MADISON - When Shane Griffith took over the Scott High School football program in February, he knew that it was going to take a lot of work to get it to the level that he envisioned when he made the decision to apply for the position.

"In the end, I think that when the players see that you are invested and you are going to be there every day and you aren't going to ask them to do something that you aren't willing to commit to yourself, they make the plunge and are all in," Griffith said.

Strength and conditioning were the theme on this warm Thursday afternoon as groups of inspired Skyhawk gridders participated in weight training and agility drills.

"The first thing we had to get across is that the integrity and character down here is such that it is a good atmosphere for seventh-, eighth- and ninth-graders," he said. "Coming here after school Monday through Thursday is something that parents want their kids doing. At first, I observed. I was hired on Monday night and I came in on Tuesday and I was impressed with senior Connor White. He was actually running the offseason program."

Griffith said that raising expectations and getting the players to challenge themselves, coupled with success through the process of players buying into a winning culture, have brought a cumulative desire to improve and be the best that they can be.

Players have done their research on the coach and have talked to him about his record from his first tenure as the school's all-time leader in gridiron wins (98), which ended in 2015 when he stepped away from the position.

Griffith, 47, is a 1990 graduate of Scott High and former quarterback at the school. As a coach, he led the Skyhawks to nine playoff appearances including six in a row. In 2007, a Griffith-led squad made it to the Class AA semifinals.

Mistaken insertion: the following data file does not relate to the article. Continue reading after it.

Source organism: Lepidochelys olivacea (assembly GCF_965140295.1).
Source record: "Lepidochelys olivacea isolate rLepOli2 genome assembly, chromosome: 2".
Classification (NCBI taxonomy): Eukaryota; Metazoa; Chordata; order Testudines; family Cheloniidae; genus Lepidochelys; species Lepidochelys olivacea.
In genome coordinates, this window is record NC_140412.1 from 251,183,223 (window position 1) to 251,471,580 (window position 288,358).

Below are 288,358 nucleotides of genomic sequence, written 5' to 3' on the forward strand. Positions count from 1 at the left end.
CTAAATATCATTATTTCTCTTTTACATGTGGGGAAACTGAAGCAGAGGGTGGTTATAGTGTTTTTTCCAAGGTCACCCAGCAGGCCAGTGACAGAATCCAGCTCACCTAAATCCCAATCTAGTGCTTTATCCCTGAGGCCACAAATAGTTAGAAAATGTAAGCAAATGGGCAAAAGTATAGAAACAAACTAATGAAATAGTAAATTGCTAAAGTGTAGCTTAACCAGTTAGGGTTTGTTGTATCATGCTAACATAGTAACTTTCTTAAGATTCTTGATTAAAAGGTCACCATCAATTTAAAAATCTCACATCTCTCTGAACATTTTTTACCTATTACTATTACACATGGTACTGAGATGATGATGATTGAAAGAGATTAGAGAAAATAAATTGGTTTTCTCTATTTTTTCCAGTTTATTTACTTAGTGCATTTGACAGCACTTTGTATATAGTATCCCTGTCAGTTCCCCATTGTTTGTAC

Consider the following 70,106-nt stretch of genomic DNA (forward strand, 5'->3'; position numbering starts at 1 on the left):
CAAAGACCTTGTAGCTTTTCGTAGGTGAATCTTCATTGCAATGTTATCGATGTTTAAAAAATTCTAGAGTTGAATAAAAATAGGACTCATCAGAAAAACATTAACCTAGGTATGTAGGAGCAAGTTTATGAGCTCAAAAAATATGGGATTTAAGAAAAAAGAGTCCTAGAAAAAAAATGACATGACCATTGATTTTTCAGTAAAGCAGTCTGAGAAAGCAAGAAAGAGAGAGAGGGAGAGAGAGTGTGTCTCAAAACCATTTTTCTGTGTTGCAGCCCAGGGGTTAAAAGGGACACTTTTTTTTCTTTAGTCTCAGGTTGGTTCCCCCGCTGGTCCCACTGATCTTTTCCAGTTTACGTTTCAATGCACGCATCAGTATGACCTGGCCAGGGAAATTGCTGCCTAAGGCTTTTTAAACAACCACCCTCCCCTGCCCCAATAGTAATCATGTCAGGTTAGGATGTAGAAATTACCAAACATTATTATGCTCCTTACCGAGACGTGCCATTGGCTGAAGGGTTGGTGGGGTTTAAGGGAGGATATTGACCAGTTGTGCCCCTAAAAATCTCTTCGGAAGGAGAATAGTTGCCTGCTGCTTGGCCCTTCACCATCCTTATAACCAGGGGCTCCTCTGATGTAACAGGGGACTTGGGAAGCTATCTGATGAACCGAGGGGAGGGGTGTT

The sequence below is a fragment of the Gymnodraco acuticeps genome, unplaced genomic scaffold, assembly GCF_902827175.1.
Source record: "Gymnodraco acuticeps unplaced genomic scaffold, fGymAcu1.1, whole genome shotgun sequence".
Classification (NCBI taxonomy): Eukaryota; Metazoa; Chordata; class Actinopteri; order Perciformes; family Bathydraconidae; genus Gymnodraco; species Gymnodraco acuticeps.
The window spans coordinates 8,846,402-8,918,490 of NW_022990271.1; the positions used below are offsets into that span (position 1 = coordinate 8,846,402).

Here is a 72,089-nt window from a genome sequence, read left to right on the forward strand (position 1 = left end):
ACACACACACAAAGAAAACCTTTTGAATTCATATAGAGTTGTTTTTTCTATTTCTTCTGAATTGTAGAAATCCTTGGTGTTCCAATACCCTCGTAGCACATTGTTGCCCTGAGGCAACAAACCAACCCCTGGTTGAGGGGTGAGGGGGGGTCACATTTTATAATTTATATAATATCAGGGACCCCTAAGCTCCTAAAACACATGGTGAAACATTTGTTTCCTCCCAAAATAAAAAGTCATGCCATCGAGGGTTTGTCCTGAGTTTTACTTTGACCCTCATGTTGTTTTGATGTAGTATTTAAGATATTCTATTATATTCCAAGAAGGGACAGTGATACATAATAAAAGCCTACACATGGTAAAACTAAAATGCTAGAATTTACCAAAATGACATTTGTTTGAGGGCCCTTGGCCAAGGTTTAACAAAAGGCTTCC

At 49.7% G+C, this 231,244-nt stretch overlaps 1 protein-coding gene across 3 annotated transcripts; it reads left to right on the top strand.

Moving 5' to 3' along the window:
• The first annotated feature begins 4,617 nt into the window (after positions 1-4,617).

The coach has lost considerable weight in recent months through a walking regimen and better eating habits and looks like he could take a snap or two himself these days.

"I feel great right now and I feel healthy," he said.

Griffith said the community support and feedback has been positive, and he appreciates all of the support he has received from Skyhawk nation.

"People have told me that it is nice to drive by and see things happening and that they enjoy seeing me here on a Saturday and a Sunday," he said. "I think there is a positive buzz in the air. I think the guys see that it is all about accountability and that I am going to hold myself accountable first."

Griffith is visibly excited as he points out what he likes in each player as they go through an agility drill. It is obvious that he has made some assessments already. Junior-to-be quarterback Michael Clay has packed on 10 to15 pounds of healthy weight and looks to make a comeback after missing late-season games to an injury.

"They've noticed that I chart every lift they make, every single day and then I give them feedback on it the following day," he said. "They like that and it opens the door to holding them accountable. I look at weight lifting as lily fields and potato fields. You've got to dig potatoes."

While the middle school coach runs a weight-lifting program, some sixth-, seventh- and eighth-graders are working out with the high school.

"They feel safe," Griffith said. "That is important to me that they feel safe and accepted."

On April 11 at 6:30 p.m., Griffith will hold an eighth-grade walk-on and high school letter of intent event at the school cafeteria. Players will participate in photo opportunities and greet attendees. Spring practice will begin April 23, and April 25 will be spring media day with youth leagues attending and promoting football in the area.

Griffith is excited about the physical attributes of his players, as well.

"There is a lot of length in this room right now," he said. "We've got a lot of long frames right now. It is easier to put weight and strength on a long frame as opposed to a short one. Regardless, we're going to get stronger as a team and we're going to commit to this season and be the best team that we can be. I'm excited, they're excited and I know the community is behind us."

Reporter Phil Perry can be reached at or follow him on Twitter